To the best of our knowledge, the 6MWT had never been used before to assess the walking capacity of KAFO users. Our results demonstrate that the difference in walking speed in the 6MWT was bigger than in the short distance gait analysis. This suggests that lab-based assessments alone may not be sufficient to evaluate interventions as they may underestimate the magnitude of clinical benefits compared to clinical outcome measures.

The difference in walking distance or walking speed, respectively, between the orthotic modes is probably caused by the fact that walking with a locked orthotic knee requires a multitude of compensatory movements such as hip hiking and vaulting to generate enough toe clearance to prevent stumbles and falls [4-7,43,44]. We were able to confirm these compensatory movements in our sample when walking with the orthosis in the locked mode. However, when walking with the SCO with the knee joint unlocked, we found an average knee swing flexion angle of 57°±15°, which is in line with the results of previous studies that found knee swing flexion angles between 29° and 65° across their subject samples [6,41,43-46]. Physiologically, sound humans walk with a knee flexion angle of about 65° between 40-75% of the gait cycle, representing an important contributor to sufficient toe clearance of the swinging leg [47,48]. As the orthotic knee joint allows for bending and thus sufficient toe clearance during swing, compensatory movements may be substantially reduced: Lifting of the pelvis on the orthotic side may be diminished and untimely plantar flexion of the sound foot may be reduced, resulting in a decreased sagittal ankle moment (Figure 1).

These results are in accordance with previous studies. Zissimopoulos, et al. [44] and Irby, et al. [41] showed significantly reduced pelvic obliquity on the orthotic side with the SCO compared to a locked orthosis. Schmalz, et al. [6] reported that the pelvic movement when walking with an SCO was comparable to that of healthy subjects. Irby, et al. [41] described a significant reduction in vaulting of the sound side with an SCO, and Hebert & Liggins [43] reported even no unnatural sound side plantar flexion at all in the middle of the stance phase.

In addition to the objective assessments, we also surveyed participants´ satisfaction with the SCO using the QUEST. The ratings of the Device subscale score, Service subscale score and Total QUEST score had a mean value >4, which represents a very high overall satisfaction. Wessels & de Witte [49] analyzed satisfaction with the QUEST in a group of individuals using unspecified orthoses and shoe adaptations. In this group, the mean satisfaction with the device was only 3.9 compared to 4.4 in our study, and the satisfaction with the service was also lower than in our sample (3.8 vs. 4.8). Thus, satisfaction with the SCO used at study entry may be slightly above average for orthotic devices in general.

We identified three other studies that assessed users´ satisfaction with an SCO. These did not use the QUEST but self-developed questionnaires and found a high satisfaction of users with the SCO [4,9,50].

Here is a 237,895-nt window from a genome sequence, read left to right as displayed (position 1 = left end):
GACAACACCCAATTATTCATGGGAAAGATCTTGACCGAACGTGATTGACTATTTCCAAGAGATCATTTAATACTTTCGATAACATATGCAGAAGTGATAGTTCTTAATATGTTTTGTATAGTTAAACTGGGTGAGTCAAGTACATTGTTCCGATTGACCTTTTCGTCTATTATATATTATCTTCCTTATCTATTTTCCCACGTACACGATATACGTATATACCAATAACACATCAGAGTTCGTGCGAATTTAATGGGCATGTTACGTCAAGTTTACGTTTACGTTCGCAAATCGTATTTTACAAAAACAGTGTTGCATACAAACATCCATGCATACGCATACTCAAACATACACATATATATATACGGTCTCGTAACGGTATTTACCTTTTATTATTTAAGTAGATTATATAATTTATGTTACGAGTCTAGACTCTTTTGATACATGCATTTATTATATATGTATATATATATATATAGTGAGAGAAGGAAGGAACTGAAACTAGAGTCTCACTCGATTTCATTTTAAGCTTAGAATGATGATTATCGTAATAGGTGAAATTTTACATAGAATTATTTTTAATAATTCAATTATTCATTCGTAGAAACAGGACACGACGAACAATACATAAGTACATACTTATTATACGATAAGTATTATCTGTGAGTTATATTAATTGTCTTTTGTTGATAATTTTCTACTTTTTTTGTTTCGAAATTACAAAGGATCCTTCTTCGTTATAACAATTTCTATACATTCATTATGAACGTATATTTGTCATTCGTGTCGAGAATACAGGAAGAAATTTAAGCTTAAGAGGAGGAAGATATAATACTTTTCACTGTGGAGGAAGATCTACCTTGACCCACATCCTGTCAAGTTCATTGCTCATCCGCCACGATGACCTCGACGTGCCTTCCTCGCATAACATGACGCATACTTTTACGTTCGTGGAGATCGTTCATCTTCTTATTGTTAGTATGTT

In our study, the most important satisfaction item was “safety”. Although subjects were, on average, “quite satisfied” with the safety of the SCO, the somewhat lower rating compared to the other items may reflect the known challenges to consistently control the functional mechanisms of an SCO. A general characteristic of all SCOs is that the proper function of the orthosis, especially the locking for stance and unlocking for swing, must be controlled by the patient. This requires certain residual functions and a permanent concentration on the gait. It is quite likely that users have experienced in their daily lives, for example in situations with increasing physical fatigue, that the locking of the orthotic knee joint may be vulnerable [51]. Research and development have meanwhile addressed some of the technical challenges of the control mechanisms of SCOs. While this study enrolled users of the previous version of the E-MAG Active that required full extension of the orthosis at terminal swing to lock the knee for safe heel strike, the current versions may lock the knee in two positions at 5° or 7.5° and 15° knee flexion. Clinical decision making may meanwhile also consider a microprocessor controlled hydraulic orthotic knee joint that enables knee flexion during weight bearing as required for reciprocal slope and stair descent and provides increased perceived safety in many activities of daily living [51,52].

Limitations

This study has several limitations. At enrollment, the subjects had already been using the SCO with the E-MAG Active knee joint in their daily lives. It might be a concern that they were not given any training or accommodation to readjust to the locked mode. However, the difference in walking speed between the locked and unlocked mode in both the gait analysis and the 6MWT did not exceed the differences found in previous studies that had enrolled users of locked KAFOs who were then fitted an SCO as the study intervention. Thus, there is no indication that our subjects were not proficient enough in the use of the locked mode. Furthermore, there is no consensus on the optimal accomodation time to orthotic interventions. Acclimmation periods in orthotic studies have ranged from minutes to 3 months. Therefore, our inclusion criterion of E-MAG Active use of at least 1 year may have favored very proficient and well accommodated users. Satisfaction was only assessed for the SCO and could not be obtained for the locked mode as the latter was only used for the tests. Due to the obivous differences between walking with a locked or unlocked orthosis, blinding of participants and assessors was impossible. These factors may impose a bias to the results.